BSF women in Beating Retreat at Wagah border
For the first time in over four decades, women personnel of the Border Security Force (BSF) has been made part of the routine Beating Retreat Ceremony at Wagah on the Indo-Pak border here.
Attari: For the first time in over four decades, women personnel of the Border Security
Force (BSF) has been made part of the routine Beating Retreat Ceremony at Wagah on the Indo-Pak border here.
BSF, which guards the country`s border with Pakistan and Bangladesh, appointed women constables last year to perform duty on the International Border.
But their role was confined to routine patrolling and managing crowds.
"Women constables were inducted into the frontier force for the first time in the history but only on an experimental basis," BSF DIG Mohammad Aquil said.
On their new role at the Beating Retreat Ceremony which draws large crowds during sunset everyday, Aquil said, "We would watch for a few days the performance of women. It is a very hard job and if they feel comfortable and don`t receive any injury, only then they would be allowed to continue," he said.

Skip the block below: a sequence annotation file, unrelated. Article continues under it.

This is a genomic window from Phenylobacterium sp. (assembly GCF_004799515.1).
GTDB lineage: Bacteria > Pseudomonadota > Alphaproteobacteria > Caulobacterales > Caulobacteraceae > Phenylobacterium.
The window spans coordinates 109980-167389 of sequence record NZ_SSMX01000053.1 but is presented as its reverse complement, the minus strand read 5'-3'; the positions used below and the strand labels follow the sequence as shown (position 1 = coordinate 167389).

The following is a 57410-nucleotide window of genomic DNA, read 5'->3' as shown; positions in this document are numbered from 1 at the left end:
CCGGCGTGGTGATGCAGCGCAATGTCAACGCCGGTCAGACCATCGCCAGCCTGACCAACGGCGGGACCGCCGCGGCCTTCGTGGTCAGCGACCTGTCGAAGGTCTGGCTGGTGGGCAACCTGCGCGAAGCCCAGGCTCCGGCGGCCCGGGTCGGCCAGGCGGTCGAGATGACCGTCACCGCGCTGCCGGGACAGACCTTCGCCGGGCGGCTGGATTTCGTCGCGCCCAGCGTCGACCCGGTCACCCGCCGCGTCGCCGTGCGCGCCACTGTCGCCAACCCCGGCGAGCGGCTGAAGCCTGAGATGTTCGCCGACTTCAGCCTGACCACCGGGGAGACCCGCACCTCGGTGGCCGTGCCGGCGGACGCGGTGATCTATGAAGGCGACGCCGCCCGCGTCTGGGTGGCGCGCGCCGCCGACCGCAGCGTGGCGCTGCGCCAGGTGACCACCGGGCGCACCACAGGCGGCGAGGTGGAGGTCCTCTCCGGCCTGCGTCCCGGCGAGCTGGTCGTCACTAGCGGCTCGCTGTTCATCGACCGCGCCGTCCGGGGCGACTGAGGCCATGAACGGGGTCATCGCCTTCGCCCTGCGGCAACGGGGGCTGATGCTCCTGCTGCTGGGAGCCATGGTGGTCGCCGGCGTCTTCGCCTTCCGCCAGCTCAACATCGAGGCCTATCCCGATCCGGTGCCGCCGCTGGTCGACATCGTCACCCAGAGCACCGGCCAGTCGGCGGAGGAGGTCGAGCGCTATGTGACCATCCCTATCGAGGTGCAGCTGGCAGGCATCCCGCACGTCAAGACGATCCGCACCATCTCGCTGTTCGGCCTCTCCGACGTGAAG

Women are assigned to lead the ceremony by marching towards the iron international gate, where the flag posts of India and Pakistan are located.
The decision to depute women constables comes in the wake of the border guarding forces on the two sides agreeing to tone down their aggressive postures at the ceremony.
Earlier Pakistan Rangers were adamant to continue the parade with red eyes in aggressive gesture and show thumb to the Indian forces, whereas the BSF shunned the practice long back.
The ceremony during which Indian and Pakistani flags are lowered just before sunset has been an attraction for years. Though it is a symbolic un-hoisting of flags, the drill
had earned the tag of being one of the most aggressive of its kind.